Skip to main content

Economy Housing starts cool in October on sharp condo slowdown

A man jogs through the Millennium Water development which was the athletes' village during the 2010 Winter Olympics in Vancouver.

DARRYL DYCK/THE CANADIAN PRESS

Canada's housing starts were cooled by an unexpected sharp slowdown in construction of new condominiums in October, sending them to their slowest pace in seven months.

Canada Mortgage and Housing Corp. reported that housing starts were at an annualized rate of 183,600 last month, down from 197,400 in September and far below the 200,000 anticipated by economists. Urban "multiples" starts – the condo segment – slumped 15,900, or nearly 14 per cent, to 98,700, their lowest in seven months. It marks only the second time since April, 2013, that urban multiples starts were under 100,000.

Urban single-family dwellings starts inched up 3,500, to 66,000.

Story continues below advertisement

Economists had anticipated more strength in the housing starts, given recent strong building-permits numbers, which typically foreshadow new construction. Residential building permits, by number of dwelling, rose 9.4 per cent in September (the most recent month reported), including a 12.9-per-cent rise in the multiples category. By value, residential building permits have risen more than 20 per cent in the past six months.

Still, economists noted that the overall trend in home construction remains strong. CMHC said the six-month average for starts is 195,700, down only slightly from 197,800 last month.

"Given the healthy building permit applications in September, we may see a rebound for the multi category, although the longer-term outlook isn't all that rosy given the accumulating inventories of unsold condos in some parts of the country. We continue to expect a moderation in residential investment next year," said National Bank of Canada senior economist Krishen Rangasamy in a research note.

Economists also noted what is probably a healthy cooling of a couple of major red-hot urban markets – Vancouver and Calgary. Housing starts slowed by 5,000 or 25.7 per cent in Vancouver, to 14,400, their slowest pace in 20 months. Vancouver's starts have now declined 46 per cent in the past two months, since hitting a peak of 26,600 in August. Starts in Calgary edged down 4 per cent, to 17,600.

By contrast, Toronto's starts jumped by 10,500, or 70 per cent, to 25,600, reflecting a rebound from a sharp decline in September.

"While recent home prices trends are starting to raise some eyebrows, there's little concern about overbuilding in Canada with housing starts trending near fundamental requirements. This is true in the 'hot 3' cities (Vancouver, Calgary and Toronto) as well, where resale price growth is heated, but new construction is largely following population trends," said Bank of Montreal senior economist Robert Kavcic.

"Building trends in these three cities largely mirror different population growth trends since 2012 – relatively stable in Vancouver, accelerating in Calgary and cooling in Toronto," he wrote in a report.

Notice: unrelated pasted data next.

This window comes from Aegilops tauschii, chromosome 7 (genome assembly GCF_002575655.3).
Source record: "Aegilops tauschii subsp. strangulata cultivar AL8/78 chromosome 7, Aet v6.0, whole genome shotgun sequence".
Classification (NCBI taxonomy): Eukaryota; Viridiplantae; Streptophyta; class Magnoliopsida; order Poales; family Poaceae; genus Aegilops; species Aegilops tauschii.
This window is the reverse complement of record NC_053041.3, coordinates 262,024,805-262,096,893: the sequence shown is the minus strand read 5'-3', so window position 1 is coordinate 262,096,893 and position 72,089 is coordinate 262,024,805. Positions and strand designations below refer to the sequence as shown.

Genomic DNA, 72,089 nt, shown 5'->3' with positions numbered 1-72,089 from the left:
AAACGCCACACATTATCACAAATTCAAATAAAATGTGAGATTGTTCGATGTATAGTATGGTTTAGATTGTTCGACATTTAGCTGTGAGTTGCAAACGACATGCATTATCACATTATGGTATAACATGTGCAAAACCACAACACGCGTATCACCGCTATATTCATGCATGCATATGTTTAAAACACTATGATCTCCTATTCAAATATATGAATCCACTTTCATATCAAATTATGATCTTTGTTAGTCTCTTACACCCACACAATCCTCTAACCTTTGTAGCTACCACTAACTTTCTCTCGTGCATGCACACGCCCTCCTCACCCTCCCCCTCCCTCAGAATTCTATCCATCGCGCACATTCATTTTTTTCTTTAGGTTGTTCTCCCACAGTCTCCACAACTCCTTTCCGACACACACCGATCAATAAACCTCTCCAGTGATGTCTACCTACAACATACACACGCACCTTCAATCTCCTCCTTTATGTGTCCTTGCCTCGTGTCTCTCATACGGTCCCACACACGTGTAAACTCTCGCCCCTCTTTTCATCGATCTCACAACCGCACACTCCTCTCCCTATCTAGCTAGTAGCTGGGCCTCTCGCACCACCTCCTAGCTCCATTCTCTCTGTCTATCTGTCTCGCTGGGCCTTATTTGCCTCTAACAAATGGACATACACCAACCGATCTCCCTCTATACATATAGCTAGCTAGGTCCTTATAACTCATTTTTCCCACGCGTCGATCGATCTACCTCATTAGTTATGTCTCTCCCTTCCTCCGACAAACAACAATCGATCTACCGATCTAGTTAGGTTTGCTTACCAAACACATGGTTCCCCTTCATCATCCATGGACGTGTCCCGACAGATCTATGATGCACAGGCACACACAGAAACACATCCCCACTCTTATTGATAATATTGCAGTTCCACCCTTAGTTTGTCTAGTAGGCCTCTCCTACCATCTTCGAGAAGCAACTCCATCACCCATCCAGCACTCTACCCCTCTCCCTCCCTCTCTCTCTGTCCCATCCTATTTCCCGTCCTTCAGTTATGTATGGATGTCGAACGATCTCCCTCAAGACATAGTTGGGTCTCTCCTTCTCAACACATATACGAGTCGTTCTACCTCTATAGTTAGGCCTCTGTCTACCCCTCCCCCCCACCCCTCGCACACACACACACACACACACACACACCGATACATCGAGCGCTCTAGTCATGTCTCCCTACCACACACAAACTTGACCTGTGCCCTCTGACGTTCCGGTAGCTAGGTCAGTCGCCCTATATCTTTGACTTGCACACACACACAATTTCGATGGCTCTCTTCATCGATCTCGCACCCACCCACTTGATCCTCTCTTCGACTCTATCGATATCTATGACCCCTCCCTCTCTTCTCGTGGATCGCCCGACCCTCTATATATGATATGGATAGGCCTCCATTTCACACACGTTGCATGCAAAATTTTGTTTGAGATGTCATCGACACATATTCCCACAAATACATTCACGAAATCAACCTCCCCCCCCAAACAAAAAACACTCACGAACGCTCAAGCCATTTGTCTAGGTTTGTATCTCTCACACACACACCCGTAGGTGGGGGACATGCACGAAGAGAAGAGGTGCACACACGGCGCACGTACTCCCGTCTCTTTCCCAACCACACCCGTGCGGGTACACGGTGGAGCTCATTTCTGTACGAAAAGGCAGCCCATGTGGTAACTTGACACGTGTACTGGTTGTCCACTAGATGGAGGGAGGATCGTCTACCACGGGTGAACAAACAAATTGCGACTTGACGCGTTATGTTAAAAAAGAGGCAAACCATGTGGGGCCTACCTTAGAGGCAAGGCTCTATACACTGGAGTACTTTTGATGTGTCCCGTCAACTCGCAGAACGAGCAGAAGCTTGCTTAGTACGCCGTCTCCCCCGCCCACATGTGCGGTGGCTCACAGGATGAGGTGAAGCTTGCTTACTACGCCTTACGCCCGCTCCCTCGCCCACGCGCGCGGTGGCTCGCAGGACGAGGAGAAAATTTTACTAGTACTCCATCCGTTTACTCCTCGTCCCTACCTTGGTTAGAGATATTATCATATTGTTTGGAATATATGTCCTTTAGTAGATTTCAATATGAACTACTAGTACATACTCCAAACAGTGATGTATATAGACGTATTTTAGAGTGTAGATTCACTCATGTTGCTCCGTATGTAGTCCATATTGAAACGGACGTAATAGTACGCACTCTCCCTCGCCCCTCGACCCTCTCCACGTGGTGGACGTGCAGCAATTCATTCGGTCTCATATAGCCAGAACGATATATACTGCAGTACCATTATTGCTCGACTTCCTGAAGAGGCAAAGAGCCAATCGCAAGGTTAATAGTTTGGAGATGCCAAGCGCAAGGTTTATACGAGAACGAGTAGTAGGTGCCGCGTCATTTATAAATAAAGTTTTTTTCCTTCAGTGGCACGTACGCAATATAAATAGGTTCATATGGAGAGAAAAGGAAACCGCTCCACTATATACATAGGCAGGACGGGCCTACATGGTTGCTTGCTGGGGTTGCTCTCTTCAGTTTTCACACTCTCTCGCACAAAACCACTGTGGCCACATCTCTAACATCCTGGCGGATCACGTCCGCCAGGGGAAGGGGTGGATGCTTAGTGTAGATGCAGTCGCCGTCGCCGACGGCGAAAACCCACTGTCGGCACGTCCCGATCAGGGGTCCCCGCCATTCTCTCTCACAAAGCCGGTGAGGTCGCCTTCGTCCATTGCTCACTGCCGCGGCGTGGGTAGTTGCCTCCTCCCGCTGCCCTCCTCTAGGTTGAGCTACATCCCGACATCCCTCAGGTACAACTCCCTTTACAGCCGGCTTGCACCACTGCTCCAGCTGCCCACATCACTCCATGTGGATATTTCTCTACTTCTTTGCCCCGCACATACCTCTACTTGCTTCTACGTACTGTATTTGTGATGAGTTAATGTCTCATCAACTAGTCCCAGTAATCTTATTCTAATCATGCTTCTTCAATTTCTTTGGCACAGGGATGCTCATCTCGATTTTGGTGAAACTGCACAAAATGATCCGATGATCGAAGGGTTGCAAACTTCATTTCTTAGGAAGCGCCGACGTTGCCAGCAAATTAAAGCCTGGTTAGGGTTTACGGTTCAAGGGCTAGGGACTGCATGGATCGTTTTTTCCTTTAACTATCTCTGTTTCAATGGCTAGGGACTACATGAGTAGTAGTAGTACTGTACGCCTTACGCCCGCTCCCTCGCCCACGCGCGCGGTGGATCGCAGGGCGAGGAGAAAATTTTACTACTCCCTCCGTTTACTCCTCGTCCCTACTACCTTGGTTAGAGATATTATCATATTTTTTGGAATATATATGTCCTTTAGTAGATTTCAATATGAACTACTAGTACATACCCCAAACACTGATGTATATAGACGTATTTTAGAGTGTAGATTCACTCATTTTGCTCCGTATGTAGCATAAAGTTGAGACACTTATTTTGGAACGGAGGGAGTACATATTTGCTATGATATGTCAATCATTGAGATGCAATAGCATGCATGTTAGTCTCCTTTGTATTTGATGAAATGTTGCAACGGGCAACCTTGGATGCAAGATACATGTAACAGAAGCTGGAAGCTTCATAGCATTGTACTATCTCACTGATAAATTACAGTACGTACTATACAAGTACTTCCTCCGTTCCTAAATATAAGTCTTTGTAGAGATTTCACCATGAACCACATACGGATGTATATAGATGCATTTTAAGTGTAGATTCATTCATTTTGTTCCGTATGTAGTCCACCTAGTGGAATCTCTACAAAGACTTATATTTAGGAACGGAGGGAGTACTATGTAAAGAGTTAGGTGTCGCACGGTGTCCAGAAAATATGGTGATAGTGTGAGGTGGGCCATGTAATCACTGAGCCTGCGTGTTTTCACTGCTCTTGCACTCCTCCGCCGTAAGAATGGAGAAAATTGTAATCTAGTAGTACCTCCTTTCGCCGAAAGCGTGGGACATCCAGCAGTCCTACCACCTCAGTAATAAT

Story continues below advertisement

These three cities have been of keen interest to market watchers, as they have been the key drivers of Canada's continued strong housing market. Their strength has been getting particular attention of late from the Bank of Canada, which remains concerned about an overstretched housing market and household debt levels. Bank of Canada Governor Stephen Poloz recently noted that aside from these three hot markets, the rest of Canada's housing market looks to be running at a moderate pace.

Report an error Editorial code of conduct
Tickers mentioned in this story
Unchecking box will stop auto data updates
Due to technical reasons, we have temporarily removed commenting from our articles. We hope to have this fixed soon. Thank you for your patience. If you are looking to give feedback on our new site, please send it along to feedback@globeandmail.com. If you want to write a letter to the editor, please forward to letters@globeandmail.com.

Welcome to The Globe and Mail’s comment community. This is a space where subscribers can engage with each other and Globe staff. Non-subscribers can read and sort comments but will not be able to engage with them in any way. Click here to subscribe.

If you would like to write a letter to the editor, please forward it to letters@globeandmail.com. Readers can also interact with The Globe on Facebook and Twitter .

Welcome to The Globe and Mail’s comment community. This is a space where subscribers can engage with each other and Globe staff. Non-subscribers can read and sort comments but will not be able to engage with them in any way. Click here to subscribe.

If you would like to write a letter to the editor, please forward it to letters@globeandmail.com. Readers can also interact with The Globe on Facebook and Twitter .

Welcome to The Globe and Mail’s comment community. This is a space where subscribers can engage with each other and Globe staff.

We aim to create a safe and valuable space for discussion and debate. That means:

  • Treat others as you wish to be treated
  • Criticize ideas, not people
  • Stay on topic
  • Avoid the use of toxic and offensive language
  • Flag bad behaviour

Comments that violate our community guidelines will be removed.

Read our community guidelines here

Discussion loading ...

Cannabis pro newsletter